In the Summer of 1976, there were fairly serious trade talks by the Los Angeles Rams and the Buffalo Bills about swapping O.J. Simpson for Jack Youngblood.
The Rams had failed to reach the Super Bowl in Chuck Knox's three years as the coach of the Rams, though they got close. The Rams defense was stellar and deep but the offense, while steady, was not very explosive and that caused owner Carroll Rosenbloom and general manager Don Klosterman concern, they wanted an offense that could get them over the hump—to the Big Game.
As far as the Bills situation Simpson was becoming disgruntled in Buffalo. He'd won all the personal awards and set records but he wanted a few things: To be in California for "marital issues" and to also be able to pursue acting, and he wanted to be with a contender.
It is hard to know how serious the Rams were but Bills owner Ralph Wilson was earnest in trying to grant Simpson's request.
According to Dave Anderson's column in the New York Times, in the mid-Summer of 1976 there were at least preliminary conversations, "(I)nformed sources say that Buffalo is seeking defensive end Jack Youngblood, considered by some experts as the best in the NFL at that position, linebacker Jim Youngblood and running back Lawrence McCutcheon."
Anderson also reported that the Rams made counter offers of draft picks (similar to what the 49ers paid the Patriots for Jim Plunkett that offseason) or a package of players that included McCutcheon, a pick between Jack Reynolds or Jim Youngblood, a choice between Mike Fanning or Cody Jones, plus Jack Snow and Steve Preece.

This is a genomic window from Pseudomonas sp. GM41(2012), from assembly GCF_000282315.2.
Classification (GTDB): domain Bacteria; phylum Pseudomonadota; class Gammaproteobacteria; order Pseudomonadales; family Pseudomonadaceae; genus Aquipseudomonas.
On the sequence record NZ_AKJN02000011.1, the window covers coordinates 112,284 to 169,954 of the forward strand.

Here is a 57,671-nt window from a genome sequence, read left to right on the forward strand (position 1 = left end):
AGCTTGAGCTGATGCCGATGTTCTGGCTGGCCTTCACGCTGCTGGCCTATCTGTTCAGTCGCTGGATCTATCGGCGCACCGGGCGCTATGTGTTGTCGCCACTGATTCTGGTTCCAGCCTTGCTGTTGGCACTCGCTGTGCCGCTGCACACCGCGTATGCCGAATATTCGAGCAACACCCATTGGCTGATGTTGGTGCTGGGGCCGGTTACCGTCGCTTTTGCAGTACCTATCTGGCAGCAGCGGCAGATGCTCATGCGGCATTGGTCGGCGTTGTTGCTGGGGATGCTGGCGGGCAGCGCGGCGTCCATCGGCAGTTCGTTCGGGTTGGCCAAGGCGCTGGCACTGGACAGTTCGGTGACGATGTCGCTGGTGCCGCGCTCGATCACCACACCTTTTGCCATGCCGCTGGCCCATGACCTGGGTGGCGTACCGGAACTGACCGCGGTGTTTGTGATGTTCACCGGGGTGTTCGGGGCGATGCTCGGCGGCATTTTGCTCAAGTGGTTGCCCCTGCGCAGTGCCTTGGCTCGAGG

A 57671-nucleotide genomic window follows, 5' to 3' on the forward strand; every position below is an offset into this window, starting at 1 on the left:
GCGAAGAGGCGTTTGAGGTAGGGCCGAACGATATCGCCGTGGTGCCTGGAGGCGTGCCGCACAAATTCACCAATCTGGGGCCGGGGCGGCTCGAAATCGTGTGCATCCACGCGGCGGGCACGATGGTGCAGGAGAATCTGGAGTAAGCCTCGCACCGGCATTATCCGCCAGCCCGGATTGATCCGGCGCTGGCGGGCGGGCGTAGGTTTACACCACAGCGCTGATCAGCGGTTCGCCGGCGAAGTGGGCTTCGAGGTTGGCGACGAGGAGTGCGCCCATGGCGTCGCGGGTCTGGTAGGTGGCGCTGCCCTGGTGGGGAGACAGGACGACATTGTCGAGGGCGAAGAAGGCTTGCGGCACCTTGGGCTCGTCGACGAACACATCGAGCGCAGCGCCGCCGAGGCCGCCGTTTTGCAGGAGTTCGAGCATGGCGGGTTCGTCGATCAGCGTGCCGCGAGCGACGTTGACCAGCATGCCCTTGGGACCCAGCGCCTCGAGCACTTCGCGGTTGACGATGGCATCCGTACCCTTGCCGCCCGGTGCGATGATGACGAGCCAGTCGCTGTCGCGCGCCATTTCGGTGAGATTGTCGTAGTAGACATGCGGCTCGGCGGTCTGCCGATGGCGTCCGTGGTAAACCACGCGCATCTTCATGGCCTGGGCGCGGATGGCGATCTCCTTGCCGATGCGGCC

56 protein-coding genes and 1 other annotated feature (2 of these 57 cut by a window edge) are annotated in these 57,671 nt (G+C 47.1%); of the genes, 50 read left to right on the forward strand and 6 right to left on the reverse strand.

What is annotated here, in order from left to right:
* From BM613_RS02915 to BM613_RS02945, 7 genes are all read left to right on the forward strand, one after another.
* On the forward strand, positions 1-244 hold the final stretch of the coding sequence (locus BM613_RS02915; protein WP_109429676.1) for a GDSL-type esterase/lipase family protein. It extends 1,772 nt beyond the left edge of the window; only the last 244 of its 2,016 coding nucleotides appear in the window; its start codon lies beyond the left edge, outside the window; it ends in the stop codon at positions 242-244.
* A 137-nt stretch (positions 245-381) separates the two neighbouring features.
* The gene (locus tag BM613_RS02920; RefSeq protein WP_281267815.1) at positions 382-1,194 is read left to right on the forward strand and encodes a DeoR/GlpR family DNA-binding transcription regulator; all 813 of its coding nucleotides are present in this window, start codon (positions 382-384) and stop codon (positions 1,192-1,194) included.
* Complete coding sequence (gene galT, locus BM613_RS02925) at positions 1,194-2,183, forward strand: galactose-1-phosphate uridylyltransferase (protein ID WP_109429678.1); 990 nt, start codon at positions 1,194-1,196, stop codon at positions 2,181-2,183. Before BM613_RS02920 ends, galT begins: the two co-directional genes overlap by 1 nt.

Wilson scoffed and those proposals saying he wasn't interested in draft picks and wanted players, especially Jack Youngblood and McCutcheon.
Youngblood also and a sense of humor about it. When he ran into Wilson when the player's committee (which he was part of) met with the owners he said to Wilson, "How's it going, boss?"
Meanwhile; Simpson threatened to retire asking, "Am I not going to play football because the deal didn't get done?"
Ultimately the Rams made it known to the Bills that Jack Youngblood was "untouchable", Youngblood noted that "(A)round camp, I was suddenly Carroll Rosenbloom's son."
|Newsday (Nassau Edition) (Hempstead, New York) Sep 29, 1976|
Youngblood's reaction to the ordeal was one of being flattered (for being highly prized) and also one of cold reality about life in the NFL, "You play bad and you hear you might get traded, you play good and you hear you might get traded."
Simpson didn't report to the Bills until September and was not in game shape. He played but didn't start in the opener and through the first three weeks of the season he averaged 2.6 yards on 41 carriers.
By October he was back to being O.J. and he closed with 1398 yards in the final 11 games. The next year he got hurt midseason and early in 1978 he finally got his trade to a West Coast team—the San Francisco 49ers.